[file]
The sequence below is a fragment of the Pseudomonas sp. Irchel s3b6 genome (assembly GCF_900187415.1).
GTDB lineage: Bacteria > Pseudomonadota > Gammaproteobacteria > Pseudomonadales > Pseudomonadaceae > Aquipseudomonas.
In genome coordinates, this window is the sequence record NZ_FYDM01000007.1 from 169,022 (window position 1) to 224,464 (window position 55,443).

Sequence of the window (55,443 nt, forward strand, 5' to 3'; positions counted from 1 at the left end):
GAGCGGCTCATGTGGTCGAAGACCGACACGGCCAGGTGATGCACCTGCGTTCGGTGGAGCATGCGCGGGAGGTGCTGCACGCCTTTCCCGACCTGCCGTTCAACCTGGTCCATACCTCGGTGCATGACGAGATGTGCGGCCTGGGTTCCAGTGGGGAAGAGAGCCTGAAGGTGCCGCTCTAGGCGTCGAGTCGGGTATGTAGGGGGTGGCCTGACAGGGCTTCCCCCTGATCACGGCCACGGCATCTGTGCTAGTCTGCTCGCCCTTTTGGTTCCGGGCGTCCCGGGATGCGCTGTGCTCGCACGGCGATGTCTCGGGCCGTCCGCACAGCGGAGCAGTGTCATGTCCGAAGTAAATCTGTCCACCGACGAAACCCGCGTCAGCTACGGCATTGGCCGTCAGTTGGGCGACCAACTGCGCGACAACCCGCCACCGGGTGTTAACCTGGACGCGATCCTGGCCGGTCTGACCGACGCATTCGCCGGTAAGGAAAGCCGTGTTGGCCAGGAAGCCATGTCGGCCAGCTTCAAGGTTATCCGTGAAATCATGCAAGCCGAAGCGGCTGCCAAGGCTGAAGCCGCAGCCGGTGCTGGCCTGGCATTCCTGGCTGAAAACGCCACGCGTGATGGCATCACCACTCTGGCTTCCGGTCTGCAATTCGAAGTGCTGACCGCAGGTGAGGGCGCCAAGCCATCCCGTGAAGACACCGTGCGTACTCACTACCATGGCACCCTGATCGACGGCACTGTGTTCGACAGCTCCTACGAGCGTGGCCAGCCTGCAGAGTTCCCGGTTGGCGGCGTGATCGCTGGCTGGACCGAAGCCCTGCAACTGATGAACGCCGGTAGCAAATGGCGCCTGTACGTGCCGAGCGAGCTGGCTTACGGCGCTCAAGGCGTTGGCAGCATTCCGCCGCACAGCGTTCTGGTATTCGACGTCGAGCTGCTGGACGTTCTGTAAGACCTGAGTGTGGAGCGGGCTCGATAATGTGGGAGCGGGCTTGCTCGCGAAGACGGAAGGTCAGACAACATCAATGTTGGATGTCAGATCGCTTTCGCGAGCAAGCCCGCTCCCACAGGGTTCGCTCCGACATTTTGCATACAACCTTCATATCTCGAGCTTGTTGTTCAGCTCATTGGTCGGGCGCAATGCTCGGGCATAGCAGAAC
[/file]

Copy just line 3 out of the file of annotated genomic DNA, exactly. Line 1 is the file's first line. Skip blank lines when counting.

In genome coordinates, this window is the sequence record NZ_FYDM01000007.1 from 169,022 (window position 1) to 224,464 (window position 55,443).